Then there’s this, from Stuart Ian Burns, AKA Feeling Listless. Slipped into the middle of his musings on frozen pizza and Costco steak, there’s a moment where he talks about a Pan du Chocolat he ate …well, half-ate, at the Musee d’Orsay Café in Paris. It’s beautiful and frankly … heartbreaking.

There’s plenty more food for the soul out there. Any suggestions?

Advice from a (very) reluctant gardener

I spent most of the last post regaling you with tales of my laziness and incompetence in the garden. So you’re probably wondering where the hell I get off in offering any sort of advice. Apart from “Don’t listen to a word this man says.” But I believe that scars can be lessons, and that you learn from your mistakes.

With the benefit of hindsight, then, I’d like to present you with my thoughts, random and twisted as they are, on the gentle art of food production. Or How Not To Fuck Up, The Rob Way.

1. SALAD.

You can’t go wrong with salad, really. It’s redonkuously simple to raise from seed, takes no time at all to grow, and just keeps coming back. In fact, along with bastard nettles, salad has led me to the greatest appreciation of the tenacity and vigour of plant life. Short of dumping a Bhopal worth of toxic nasties onto it, it’ll keep on coming.

A packet of mixed varieties of the kind of interesting leaves that will set you back three quid per pillow pack in Tesco can be had for a pittance, or free if you keep your eye on the gardening mags for cover-mounts. Open pack, scatter a pinch of seeds in a pot of fresh compost, water, leave, wait two weeks. Bingo. Gourmet salad that will keep coming up after several pickings, but if you scatter another pinch of seeds into the same pot every couple of weeks that, my friends, is salad for the summer.

Bear in mind though, that this needs a careful wash and a pick over before serving. And you might want to keep an eye out for stray nasties. Allow me to illustrate:

Things I have found in my salad pot while harvesting for dinner:

a) animal faeces

b) wormy slug things

c) nettles

A subset:

Things a thorough wash will remove from your carefully selected leaves:

a) animal faeces

And another:

Things I have fished out of salad moments before serving it to guests:

c) nettles

Go ahead, do the maths. I can wait.

2. WEEDS WILL SUCK OUT ANY JOY YOU FIND IN GARDENING

Some cooks, notably Hugh Fearlessly-Eatsitall, are vocal in their support of the nutritional benefits and flavour of nettles. I am of the opinion that the vile toxin in this most evil of plants has percolated into his brain and is forcing him to do it’s bidding.

He has become a slave to the pernicious weed, and he wants us to come along with him to his happy little plant utopia. I know different. I have seen what these things look like. I know what these things can do. I have grabbed for something that looks like wild rocket, and come up with a bouquet of barbed wire that literally had me crying with pain.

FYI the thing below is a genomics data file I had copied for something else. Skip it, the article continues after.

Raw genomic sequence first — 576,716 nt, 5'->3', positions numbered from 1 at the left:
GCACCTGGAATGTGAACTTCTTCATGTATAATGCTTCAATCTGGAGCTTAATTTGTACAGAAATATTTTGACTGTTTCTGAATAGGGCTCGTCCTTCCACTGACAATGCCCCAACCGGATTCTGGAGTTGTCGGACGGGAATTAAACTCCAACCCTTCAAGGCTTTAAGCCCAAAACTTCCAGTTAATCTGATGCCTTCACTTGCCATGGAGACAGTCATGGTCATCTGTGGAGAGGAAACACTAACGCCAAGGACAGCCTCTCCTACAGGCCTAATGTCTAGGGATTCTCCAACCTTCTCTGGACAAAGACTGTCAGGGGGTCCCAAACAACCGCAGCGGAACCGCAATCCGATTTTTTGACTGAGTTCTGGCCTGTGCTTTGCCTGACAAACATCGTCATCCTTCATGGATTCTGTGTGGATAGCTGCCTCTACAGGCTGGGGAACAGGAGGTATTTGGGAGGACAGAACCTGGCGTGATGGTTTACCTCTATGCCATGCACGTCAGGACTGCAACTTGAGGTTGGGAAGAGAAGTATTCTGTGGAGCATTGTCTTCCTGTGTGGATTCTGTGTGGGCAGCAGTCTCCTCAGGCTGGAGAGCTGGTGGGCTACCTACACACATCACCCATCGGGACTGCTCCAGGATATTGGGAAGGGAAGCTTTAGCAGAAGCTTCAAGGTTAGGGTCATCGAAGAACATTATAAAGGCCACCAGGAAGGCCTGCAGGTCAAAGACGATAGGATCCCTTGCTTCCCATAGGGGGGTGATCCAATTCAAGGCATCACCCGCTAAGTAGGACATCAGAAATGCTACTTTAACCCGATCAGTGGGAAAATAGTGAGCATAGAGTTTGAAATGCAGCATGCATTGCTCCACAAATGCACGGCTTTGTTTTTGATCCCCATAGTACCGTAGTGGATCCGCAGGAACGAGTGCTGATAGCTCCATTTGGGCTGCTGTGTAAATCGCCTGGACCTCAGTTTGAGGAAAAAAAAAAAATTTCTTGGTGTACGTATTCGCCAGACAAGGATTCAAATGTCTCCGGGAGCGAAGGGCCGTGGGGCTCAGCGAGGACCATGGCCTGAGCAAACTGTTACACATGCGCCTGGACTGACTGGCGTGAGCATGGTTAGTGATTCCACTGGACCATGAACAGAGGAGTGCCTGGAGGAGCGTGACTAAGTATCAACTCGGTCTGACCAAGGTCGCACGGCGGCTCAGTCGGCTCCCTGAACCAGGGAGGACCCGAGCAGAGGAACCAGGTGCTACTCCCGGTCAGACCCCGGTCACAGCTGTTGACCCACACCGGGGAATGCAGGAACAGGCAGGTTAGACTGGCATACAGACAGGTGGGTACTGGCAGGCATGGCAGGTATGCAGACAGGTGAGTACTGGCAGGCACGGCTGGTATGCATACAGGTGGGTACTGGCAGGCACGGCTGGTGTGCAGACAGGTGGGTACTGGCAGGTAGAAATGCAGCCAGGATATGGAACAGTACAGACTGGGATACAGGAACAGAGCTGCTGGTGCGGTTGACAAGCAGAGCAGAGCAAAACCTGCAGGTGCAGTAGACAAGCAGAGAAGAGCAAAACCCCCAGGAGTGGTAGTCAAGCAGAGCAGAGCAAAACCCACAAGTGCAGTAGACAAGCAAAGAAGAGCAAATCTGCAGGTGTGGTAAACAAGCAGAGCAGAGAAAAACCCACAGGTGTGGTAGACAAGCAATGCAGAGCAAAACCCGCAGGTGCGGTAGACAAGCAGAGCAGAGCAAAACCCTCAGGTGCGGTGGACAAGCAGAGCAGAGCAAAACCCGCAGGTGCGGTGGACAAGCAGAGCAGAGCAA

Believe me, when you’ve pulled out a tap root as tall as you are, and still not be certain that you’ve got the whole thing, then you know that you are facing an enemy that deserves both your respect and your utter, unswerving emnity. It’s like the Day Of The Triffids out there, people, and if you’re unprepared the evil stingy little bastards will have you.

I have been known to extol the use of of napalm at the copse end. Like Ripley says, it’s the only way to be sure.

Right. Sorry. Where was I again?

Oh yeah. Nettle soup. Don’t do it. Your humanity will thank you.

3. WHEN IT COMES TO GARDENING OPINIONS, LIKE ARSEHOLES, ARE EVERYWHERE. NO WAIT THAT’S NOT QUITE RIGHT.

I guess this is the point where you’d be justifed in yelling at me. Oh poor Rob, boo hoo hoo, look at me with my acres of land that gives me mild backache and and a thin excuse to wallow in undeserved existential angst. Some of us, that is, most of us, have to make do with the sort of postage stamp plot you gleefully walked away from in 2004, if we even have a patch of ground to hang a back door from. We don’t get the option of overwhelming ourselves with a horticultural excess, thank you very much Alan Titchmarsh, so less of the smuggery, you patronising git.

Which is fair enough. My woes are insignificant, and are born from a wealth of opportunity and space in which I could make my mistakes. I don’t claim to be any kind of expert. In fact I am the opposite. I am the sort of bumbling idiot that would make a rank amateur look like Monty Don, so I once again advise you to approach any advice I’m offering as hard-won, covered in bruises and mud, and to be taken with a heaped double handful of Maldon’s finest.

I do have a point here, believe it or don’t. If you have any kind of interest in throwing seeds into dirt and gnawing on the leafy results, then there is a shedful of advice and info out there which is maddeningly patronising and wildly contradictory.

For example. There’s a strong argument that one should grow the kind of crops that would be difficult or expensive to source in the shops. Kohl rabi, to name one. Cardoon. Celariac.

Which makes sense, until you’re faced with a bed full of kohl rabi, cardoon and celeriac and you realise that a) you have no idea what to do with it and b) no-one you know, including you, can eat the rank stuff. Seriously. Cardoon is a more fibrous, less tasty form of celery. Celeriac is like a turnip crossed with a football, in both appearance and flavour. Kohl rabi … fuck knows. Not a clue. Steam it until it goes gluey, then use it to plaster a wall for all I know. Or care.